Whose Nukes Are You Calling Loose?
On Saturday, in an article titled Russia accuses U.S. of loose weapons control, Reuters reported that "The Russian Foreign Ministry said on its web site the United States had been in breach of several arms-related treaties including the Strategic Arms Reduction Treaty (START I) and a treaty on conventional weapons."
Cited in the "long list of what it called irregularities [were] a U.S. failure to provide information on ballistic missiles trials. The Foreign Ministry also alleged that some 1,500 sources of ionizing radiation were lost in the U.S. between 1996 and 2001."
Perhaps most insulting, "The ministry also said secret information from the U.S. Los Alamos nuclear weapons laboratory had ended up at the hands of a drug dealing gang in 2006."
Does this sound exactly like one of the scenarios the United States has long feared unfolding in Russia or what?
After the Soviet Union disbanded, the security of its nuclear weapons and materials became cause for concern, not only because of a new lack of centralized oversight, but because it was thought that a sudden lack of job security for those in the nuclear industry might tempt them to smuggle nuclear weapons parts and material out of facilities and sell them to the Russian mob. In 1992 Congress passed the Nunn-Lugar act, sponsored by Senators Sam Nunn and Richard Lugar, which created the Cooperative Threat Reduction Program for the stated purpose of securing and dismantling weapons of mass destruction in the former Soviet Union states.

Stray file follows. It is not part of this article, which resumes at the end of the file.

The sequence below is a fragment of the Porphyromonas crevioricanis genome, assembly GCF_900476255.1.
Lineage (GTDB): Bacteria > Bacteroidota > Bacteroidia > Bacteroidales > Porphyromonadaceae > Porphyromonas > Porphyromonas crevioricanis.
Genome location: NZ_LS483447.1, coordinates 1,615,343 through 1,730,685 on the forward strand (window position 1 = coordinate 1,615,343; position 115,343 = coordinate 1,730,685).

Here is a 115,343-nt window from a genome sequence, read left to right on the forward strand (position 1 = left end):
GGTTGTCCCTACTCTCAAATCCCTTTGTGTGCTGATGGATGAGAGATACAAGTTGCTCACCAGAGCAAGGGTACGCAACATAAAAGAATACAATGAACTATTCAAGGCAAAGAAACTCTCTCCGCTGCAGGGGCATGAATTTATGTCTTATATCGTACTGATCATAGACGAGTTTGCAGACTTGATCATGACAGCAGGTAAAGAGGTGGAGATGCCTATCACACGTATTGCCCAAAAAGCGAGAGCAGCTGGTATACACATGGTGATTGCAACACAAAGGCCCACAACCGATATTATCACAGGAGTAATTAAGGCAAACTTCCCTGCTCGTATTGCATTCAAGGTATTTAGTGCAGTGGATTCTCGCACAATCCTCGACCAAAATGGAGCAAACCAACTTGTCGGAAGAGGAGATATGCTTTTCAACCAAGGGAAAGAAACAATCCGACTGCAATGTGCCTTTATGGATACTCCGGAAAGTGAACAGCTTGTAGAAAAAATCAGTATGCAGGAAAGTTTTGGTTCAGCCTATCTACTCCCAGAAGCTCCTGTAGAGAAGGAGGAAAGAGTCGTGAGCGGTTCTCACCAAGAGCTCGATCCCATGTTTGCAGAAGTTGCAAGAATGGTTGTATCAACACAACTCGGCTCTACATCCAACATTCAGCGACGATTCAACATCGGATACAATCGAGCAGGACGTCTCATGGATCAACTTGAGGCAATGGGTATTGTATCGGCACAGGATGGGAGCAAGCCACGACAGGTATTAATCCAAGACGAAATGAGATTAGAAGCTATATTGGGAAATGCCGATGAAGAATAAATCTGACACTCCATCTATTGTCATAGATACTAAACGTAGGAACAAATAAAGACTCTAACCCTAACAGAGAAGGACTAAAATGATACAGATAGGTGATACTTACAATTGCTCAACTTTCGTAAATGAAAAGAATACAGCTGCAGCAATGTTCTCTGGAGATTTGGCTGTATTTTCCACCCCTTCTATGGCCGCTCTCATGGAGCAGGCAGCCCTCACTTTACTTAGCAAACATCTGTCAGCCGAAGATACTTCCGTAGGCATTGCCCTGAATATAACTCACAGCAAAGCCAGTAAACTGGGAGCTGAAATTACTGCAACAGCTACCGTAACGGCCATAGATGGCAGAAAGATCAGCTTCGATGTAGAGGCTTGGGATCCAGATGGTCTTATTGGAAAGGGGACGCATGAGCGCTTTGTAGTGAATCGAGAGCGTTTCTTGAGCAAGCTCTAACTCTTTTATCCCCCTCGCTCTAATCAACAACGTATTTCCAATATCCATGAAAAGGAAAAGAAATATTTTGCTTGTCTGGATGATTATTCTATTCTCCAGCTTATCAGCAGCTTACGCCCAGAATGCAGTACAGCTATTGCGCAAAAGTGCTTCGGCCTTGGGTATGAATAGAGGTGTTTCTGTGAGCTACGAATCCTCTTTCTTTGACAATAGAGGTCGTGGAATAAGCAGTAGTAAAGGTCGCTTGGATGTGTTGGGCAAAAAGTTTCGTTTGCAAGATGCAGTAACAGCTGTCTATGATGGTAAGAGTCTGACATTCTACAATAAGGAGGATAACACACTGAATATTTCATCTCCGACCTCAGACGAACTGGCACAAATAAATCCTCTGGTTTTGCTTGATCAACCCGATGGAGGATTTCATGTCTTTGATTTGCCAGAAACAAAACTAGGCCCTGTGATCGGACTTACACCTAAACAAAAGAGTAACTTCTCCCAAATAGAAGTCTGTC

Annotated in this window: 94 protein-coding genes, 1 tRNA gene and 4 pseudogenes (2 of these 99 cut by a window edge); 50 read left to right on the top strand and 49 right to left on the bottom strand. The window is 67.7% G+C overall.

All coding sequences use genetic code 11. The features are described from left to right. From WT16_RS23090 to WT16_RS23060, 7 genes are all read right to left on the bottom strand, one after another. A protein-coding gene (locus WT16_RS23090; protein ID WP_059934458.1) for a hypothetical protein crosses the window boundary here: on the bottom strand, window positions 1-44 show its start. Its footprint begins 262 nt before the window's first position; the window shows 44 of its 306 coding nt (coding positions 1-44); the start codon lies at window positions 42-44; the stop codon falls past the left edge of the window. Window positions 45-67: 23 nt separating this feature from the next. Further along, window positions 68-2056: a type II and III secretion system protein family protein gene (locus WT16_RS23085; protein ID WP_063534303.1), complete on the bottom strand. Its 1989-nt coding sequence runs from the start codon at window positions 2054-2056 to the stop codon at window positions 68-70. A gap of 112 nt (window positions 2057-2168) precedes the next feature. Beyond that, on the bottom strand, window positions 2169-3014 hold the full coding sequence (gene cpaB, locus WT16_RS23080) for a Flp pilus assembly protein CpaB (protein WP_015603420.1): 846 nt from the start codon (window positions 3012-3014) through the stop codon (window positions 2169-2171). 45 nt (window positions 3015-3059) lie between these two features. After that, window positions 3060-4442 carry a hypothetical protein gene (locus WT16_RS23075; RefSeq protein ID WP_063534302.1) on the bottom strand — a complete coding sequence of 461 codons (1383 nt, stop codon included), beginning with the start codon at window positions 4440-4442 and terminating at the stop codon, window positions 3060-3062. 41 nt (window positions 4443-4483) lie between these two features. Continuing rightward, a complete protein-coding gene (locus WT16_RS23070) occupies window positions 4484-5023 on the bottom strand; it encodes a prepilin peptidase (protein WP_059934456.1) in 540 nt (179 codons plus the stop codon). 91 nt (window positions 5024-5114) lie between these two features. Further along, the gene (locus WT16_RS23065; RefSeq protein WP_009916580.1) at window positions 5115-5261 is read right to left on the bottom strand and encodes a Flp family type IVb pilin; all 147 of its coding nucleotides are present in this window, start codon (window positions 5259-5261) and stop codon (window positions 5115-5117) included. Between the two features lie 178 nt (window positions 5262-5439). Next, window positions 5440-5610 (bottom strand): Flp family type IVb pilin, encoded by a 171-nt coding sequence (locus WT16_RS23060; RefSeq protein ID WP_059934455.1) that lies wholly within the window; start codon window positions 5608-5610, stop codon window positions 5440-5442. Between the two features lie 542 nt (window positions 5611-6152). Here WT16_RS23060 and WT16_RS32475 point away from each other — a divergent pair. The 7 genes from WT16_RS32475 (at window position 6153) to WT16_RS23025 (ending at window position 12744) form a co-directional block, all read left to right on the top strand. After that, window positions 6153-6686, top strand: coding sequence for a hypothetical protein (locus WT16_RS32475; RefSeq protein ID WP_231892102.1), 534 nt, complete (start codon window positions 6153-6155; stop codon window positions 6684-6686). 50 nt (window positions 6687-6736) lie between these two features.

The results have been dramatic. Among myriad other measures, over 6,000 nuclear warheads have been dismantled. But many American conservatives think that by allowing the Americans to do the bulk of securing its nuclear weapons, Russia is thus able to spend whatever funds it might have spent on nuclear security to build advanced conventional weapons.
Whether or not this accurately describes Russian thinking or whether, in fact, they're just grateful for the help, Russians still can't help but be offended by constant references in the U.S. press and in national security circles to the danger of loose nukes winding up in the hands of terrorists. The Russian allegations may have been made in response to the U.S. Senate Foreign Relations Committee delaying a ratification vote on the new START. But they may also just be sick and tired of hearing the United States media and national security continually sounding the alarm over loose nukes, a term that has almost entirely come to be synonymous with Russia's nuclear weapons program.
The implication is that Russian security forces are unable to control both the mob in their country and Islamist elements who might seek to buy nukes from the mob. Perhaps Americans should bear in mind that every reference to loose nukes is (whether they deserve it or not) a slap in the face to the Russians.